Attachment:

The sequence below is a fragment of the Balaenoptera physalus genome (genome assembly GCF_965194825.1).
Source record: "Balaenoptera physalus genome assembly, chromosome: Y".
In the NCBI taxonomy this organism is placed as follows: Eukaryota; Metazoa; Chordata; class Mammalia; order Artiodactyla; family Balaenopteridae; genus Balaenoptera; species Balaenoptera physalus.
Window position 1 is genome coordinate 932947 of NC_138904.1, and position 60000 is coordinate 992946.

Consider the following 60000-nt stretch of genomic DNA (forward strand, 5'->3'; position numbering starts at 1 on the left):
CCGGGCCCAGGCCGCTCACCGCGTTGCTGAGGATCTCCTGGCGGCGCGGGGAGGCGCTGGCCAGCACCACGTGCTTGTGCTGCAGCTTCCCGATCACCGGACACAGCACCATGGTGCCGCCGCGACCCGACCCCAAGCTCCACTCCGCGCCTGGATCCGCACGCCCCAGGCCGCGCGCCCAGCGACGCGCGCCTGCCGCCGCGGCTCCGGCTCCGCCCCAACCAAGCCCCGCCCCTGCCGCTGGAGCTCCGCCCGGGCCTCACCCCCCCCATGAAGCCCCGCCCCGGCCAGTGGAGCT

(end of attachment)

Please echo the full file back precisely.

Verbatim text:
The sequence below is a fragment of the Balaenoptera physalus genome (genome assembly GCF_965194825.1).
Source record: "Balaenoptera physalus genome assembly, chromosome: Y".
In the NCBI taxonomy this organism is placed as follows: Eukaryota; Metazoa; Chordata; class Mammalia; order Artiodactyla; family Balaenopteridae; genus Balaenoptera; species Balaenoptera physalus.
Window position 1 is genome coordinate 932947 of NC_138904.1, and position 60000 is coordinate 992946.

Consider the following 60000-nt stretch of genomic DNA (forward strand, 5'->3'; position numbering starts at 1 on the left):
CCGGGCCCAGGCCGCTCACCGCGTTGCTGAGGATCTCCTGGCGGCGCGGGGAGGCGCTGGCCAGCACCACGTGCTTGTGCTGCAGCTTCCCGATCACCGGACACAGCACCATGGTGCCGCCGCGACCCGACCCCAAGCTCCACTCCGCGCCTGGATCCGCACGCCCCAGGCCGCGCGCCCAGCGACGCGCGCCTGCCGCCGCGGCTCCGGCTCCGCCCCAACCAAGCCCCGCCCCTGCCGCTGGAGCTCCGCCCGGGCCTCACCCCCCCCATGAAGCCCCGCCCCGGCCAGTGGAGCT